Astorino Unveils 2016 $1.8B Budget With No Tax Increase

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Westchester County Executive Robert Astorino unveiled his proposed 2016 budget Friday morning.
Westchester County Executive Rob Astorino unveiled his proposed 2016 budget Friday morning.

Westchester County Executive Rob Astorino introduced his 2016 budget Friday to county officials and the press, his sixth consecutive spending plan without a tax levy increase.

The $1.8 billion budget maintains what Astorino called his two key goals: no tax levy increase and no use of the county’s unrestricted fund balance. As in the past five years, tax increases were not an option, he said.

“I will veto any budget with a tax increase,” Astorino said.

The 2016 budget includes a $180 million capital fund, $18 million for water, sewer and refuse districts and another $18 million for county airport improvements.

Astorino used the presentation to criticize unfunded state and federal mandates that Westchester is forced to comply with. The county is required to spend $1.35 billion for such programs, Astorino said, but only receives $424 million to fund them.

“That $926 million difference, 100 percent of it, every dollar we take in from property taxes, goes right out the door to pay for that,” Astorino said. “And 70 percent of our sales tax is now being paid to these mandate costs.”

Sales tax revenue declined this year due to inclement winter weather that kept consumers homebound along with dropping gas prices, he said.

Under the proposed budget there will be no cuts to county Bee-Line bus routes, libraries or childcare programs, which will keep the current parent contributions at 27 percent. Some late night and weekend bus stops may be eliminated due to low ridership.

However, some nonprofit organizations will see their funding slashed. There will be 20 percent funding reductions for Legal Services of the Hudson Valley and the Hudson River Museum and a 70 percent cut to Cornell Cooperative Extension funding. In addition, 25 positions in various departments are slated to be eliminated. Those cuts follow a buyout of 158 employees over the summer. Another 60 vacant county positions will be eliminated.

To minimize layoffs, Astorino’s budget plan calls for bonding $11 million to pay for tax certiorari settlements.

“Because of our very strong credit ratings, it will cost about $60,000 a year in interest, which relatively speaking, is fairly low,” Astorino said. “If we decided to pay off the entire $11 million in cash, which I’m open to if that’s what the board chooses to do, it would require about 110 additional layoffs.”

Astorino also called for state pension amortization of $3 million, down from $15 million this year.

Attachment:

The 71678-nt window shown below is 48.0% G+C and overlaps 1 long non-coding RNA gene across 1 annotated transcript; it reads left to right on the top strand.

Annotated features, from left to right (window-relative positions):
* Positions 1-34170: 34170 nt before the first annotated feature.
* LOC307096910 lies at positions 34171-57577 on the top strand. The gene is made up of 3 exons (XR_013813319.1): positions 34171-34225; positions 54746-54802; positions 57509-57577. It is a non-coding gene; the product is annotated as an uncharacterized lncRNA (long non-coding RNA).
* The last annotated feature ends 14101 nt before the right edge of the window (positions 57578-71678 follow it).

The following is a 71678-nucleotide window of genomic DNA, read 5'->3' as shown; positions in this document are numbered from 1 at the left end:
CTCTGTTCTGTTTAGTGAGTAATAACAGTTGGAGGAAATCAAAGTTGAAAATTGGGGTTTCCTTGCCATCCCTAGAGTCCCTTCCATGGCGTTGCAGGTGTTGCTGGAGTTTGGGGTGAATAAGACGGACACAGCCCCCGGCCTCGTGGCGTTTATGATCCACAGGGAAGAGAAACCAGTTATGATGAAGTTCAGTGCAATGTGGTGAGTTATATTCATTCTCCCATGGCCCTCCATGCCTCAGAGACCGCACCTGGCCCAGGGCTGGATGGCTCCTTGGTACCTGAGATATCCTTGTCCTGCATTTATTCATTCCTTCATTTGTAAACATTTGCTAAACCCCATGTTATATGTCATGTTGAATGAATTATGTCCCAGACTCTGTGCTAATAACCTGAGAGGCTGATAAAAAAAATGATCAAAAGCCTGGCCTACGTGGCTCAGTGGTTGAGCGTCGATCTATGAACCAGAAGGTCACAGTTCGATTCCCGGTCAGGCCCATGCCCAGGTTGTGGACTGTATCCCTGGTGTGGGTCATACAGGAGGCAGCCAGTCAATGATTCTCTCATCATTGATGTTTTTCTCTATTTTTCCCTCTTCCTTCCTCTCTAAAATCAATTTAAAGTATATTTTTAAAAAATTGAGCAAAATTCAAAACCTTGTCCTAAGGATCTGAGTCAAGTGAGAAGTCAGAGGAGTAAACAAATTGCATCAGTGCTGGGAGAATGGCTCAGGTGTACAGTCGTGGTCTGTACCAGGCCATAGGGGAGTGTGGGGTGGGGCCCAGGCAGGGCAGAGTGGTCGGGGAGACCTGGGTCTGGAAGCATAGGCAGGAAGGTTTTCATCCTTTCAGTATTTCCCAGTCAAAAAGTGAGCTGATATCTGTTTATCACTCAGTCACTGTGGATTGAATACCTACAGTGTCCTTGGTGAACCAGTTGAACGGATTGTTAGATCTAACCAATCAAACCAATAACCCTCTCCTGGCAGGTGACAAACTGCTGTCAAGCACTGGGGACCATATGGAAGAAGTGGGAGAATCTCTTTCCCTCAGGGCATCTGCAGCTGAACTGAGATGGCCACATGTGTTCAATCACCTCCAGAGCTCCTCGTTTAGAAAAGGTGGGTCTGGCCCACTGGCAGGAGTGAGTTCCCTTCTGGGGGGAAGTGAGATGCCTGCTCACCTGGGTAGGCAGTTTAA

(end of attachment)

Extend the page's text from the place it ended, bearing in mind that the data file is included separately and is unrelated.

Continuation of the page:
“Going forward we will cash up and pay in full our pension obligations every year,” he said. “We still have to pay back the original borrowing, but we’re now stabilized.”

Legislator Ken Jenkins (D-Yonkers), in a statement released Thursday afternoon in advance of Astorino’s presentation, called the bonding “fiscally irresponsible” and said it would lead to another credit downgrade for the county. The Westchester County Association and Business Council of Westchester have objected to the reliance of borrowing for operating costs. Representatives from both organizations have stated the budgeted sales tax increases were overly optimistic, he said.

Jenkins said a downgrade would cost Westchester residents millions on the $1.3 billion worth of capital projects. The county’s AAA credit rating has been maintained by both Standard & Poor and Fitch Ratings, while Moody’s recently downgraded the county down to an AA1 rating.

“The Astorino administration’s continued reliance on fictitious revenue when budgeting has led Westchester to this credit precipice,” Jenkins stated. “Those responsible for these budget projections should be first on the list of any proposed layoffs in 2016.”

Board of Legislators Chairman Michael Kaplowitz (D-Somers) said the board supported keeping tax rates level, but said cuts to nonprofits and the 25 proposed layoffs needed more review. The proposed $11 million tax certiorari bond also needed to be carefully considered, he said.

“That cost, in an ideal world, should be included in our operational expenses,” Kaplowitz stated.

The Board of Legislators has until Dec. 27 to adopt a 2016 budget. Board members will begin the budget review process at their Nov. 16 meeting.

There have been three public hearings scheduled to elicit feedback from the public: Thursday, Nov. 19 at Yonkers Public School 30 in Yonkers; Tuesday, Nov. 24 at Horace Greeley High School in Chappaqua; and Wednesday, Dec. 9 at the county office building. All three hearings begin at 7 p.m.

 

 

 

 

 

 

 

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